Sari’s 37 silly reasons to Celebrate Shakespeare

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As we celebrated last year’s 450th anniversary of Shakespeare’s birth, I presented you with a few fun lists. I wasn’t sure I wanted to repeat myself this year; I thought one would be enough, but after reading Shakespeare’s Globe’s 37 Reasons to Celebrate Shakespeare , I was inspired to come up with one more. While many of the Globe’s reason’s are serious, I decided to come up with a list of 37 silly reasons to celebrate Shakespeare; some not as obvious as others. I’d love to see more, so I challenge my fellow Shakespeare bloggers to come up with their own 37 reasons to Celebrate Shakespeare.

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Sari’s 37 silly reasons to Celebrate Shakespeare
  • We wouldn’t have anything to compare our lovers to.
  • He makes us think about the hard questions in life. Does a rose by any other name actually smell as sweet?
  • The only western playwright to use the word honorificabilitudinitatibus correctly in a sentence.
  • To be or not to be is still the question
  • He gave us countless blathering foolish wits and conversely, some loquacious witty fools.
  • He makes shipwrecks seem like a lot of fun.
  • He gave us daddy issues way before Freud invented mommy issues.
  • He left us with some great names. Let’s be honest; we are all a little disappointed that we left college without making friends with cool last names like Rosencrantz and Guildenstern.
  • He gave Kenneth Branagh a purpose in life.
  • He reminds us to always treat a stranger as if he were our brother.
  • 400 years later we still don’t have a better sonnet writer.
  • 400 years later the only people who know the difference between a poem and a sonnet are poets and Shakespeare fanatics.
  • Three words: Gnome & Juliet.
  • Best stage direction ever: exit, pursued by a bear.
  • He gave us teenage angst, extreme teenage angst.
  • We all now know that when presented with three boxes, always take the least desirable looking one.
  • He legitimized the breaking of the fourth wall.
  • Two words: Folger Library.
  • He gave us some of the world’s best female characters and one of the world’s worst male characters (I’m looking at you Iago).
  • He gave us the best lines in all of the theater. Oh, we argue over which ones they are, but not who wrote them.
  • He taught us that geography doesn’t really matter.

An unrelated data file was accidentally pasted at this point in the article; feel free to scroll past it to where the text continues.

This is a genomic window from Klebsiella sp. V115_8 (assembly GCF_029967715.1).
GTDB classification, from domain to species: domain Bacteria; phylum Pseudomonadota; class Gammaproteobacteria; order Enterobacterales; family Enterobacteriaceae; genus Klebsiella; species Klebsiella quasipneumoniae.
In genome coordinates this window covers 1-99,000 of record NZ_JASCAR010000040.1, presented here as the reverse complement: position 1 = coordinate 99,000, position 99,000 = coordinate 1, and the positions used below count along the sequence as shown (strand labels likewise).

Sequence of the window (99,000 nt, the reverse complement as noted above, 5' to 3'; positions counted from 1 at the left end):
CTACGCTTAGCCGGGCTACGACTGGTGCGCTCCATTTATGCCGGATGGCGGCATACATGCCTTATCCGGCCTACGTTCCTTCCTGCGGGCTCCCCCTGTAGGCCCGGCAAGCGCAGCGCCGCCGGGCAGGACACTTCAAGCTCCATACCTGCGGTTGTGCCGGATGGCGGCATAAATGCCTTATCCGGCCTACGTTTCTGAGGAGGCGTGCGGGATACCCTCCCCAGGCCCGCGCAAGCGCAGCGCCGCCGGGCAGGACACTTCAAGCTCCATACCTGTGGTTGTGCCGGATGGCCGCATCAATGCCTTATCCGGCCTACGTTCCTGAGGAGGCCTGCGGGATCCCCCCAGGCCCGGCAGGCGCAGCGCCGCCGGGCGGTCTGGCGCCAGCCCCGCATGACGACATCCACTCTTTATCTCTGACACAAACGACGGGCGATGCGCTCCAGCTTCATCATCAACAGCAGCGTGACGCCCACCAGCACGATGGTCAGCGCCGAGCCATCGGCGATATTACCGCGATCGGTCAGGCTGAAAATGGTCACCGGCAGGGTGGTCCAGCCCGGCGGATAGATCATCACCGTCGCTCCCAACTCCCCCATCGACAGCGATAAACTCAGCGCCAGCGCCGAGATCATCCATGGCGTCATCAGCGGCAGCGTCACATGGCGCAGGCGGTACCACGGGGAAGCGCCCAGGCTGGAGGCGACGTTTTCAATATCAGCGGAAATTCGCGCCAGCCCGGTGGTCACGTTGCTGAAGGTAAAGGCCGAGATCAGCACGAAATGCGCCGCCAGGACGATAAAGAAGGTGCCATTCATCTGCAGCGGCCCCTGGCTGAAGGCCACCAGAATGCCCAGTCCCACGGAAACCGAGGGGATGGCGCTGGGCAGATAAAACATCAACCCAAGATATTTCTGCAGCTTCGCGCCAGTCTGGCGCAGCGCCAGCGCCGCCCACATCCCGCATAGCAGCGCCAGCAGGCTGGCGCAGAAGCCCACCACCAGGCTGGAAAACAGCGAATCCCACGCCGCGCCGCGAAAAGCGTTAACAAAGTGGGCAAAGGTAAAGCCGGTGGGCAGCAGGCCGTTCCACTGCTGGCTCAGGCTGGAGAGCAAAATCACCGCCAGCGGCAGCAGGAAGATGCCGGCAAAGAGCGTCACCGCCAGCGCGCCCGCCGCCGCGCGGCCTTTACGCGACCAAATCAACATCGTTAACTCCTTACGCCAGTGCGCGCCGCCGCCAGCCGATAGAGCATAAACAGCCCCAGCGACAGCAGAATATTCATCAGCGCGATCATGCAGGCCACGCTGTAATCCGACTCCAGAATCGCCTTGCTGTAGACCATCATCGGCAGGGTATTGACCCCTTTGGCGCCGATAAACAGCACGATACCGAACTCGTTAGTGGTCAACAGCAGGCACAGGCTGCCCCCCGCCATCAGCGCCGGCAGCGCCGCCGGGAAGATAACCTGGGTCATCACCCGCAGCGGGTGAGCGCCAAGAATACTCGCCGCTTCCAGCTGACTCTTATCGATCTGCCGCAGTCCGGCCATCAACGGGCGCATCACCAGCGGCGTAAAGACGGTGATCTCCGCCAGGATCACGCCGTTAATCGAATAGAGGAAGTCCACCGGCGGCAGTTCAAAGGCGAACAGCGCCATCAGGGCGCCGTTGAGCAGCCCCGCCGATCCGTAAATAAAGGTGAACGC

• He taught us never to give our children their inheritance before we die.
  • A lot of us wouldn’t know what to do without our Sundays. #ShakespearSunday.
  • Without him, errors would not be so comical.
  • Quoting Shakespeare will impress your date, even if they don’t know the hell you are talking about.
  • Without him would anyone really care about the Ides of March?
  • Hamlet didn’t need eyeliner to be Goth.
  • Let’s face it, a lot of people went into acting just so they could speak the speech.
  • Let’s face it, only real Shakespeare fans will get #29.
  • Without him, Harold Bloom would still be wondering who invented the human.
  • Without him no amount of explaining would make the skull on your bookshelf any less creepy.
  • He gave us much ado about everything.
  • He taught us that it’s best to avoid talking to that small group of women we encounter on the road.
  • He taught us excessive hand washing might be a sign of more than just OCD.
  • College students would be agonizing over Chaucer right now.
  • One word; Dogberry.
  • He added over 1700 new words to our collective vocabulary and enriched our language. A better speech was never spoke before (Love’s Labour’s Lost).

 

He would drown the stage with tears
And cleave the general ear with horrid speech;
Make mad the guilty and appal the free,
Confound the ignorant, and amaze indeed
The very faculties of eyes and ears.
(Hamlet)

Author: sarij

I'm a writer, lifelong bibliophile ,and researcher. I hold a Bachelors in Humanities & History and a Master's in Humanities. When I'm not reading or talking about Shakespeare or history, you can usually find me in the garden discussing science or politics with my cat.

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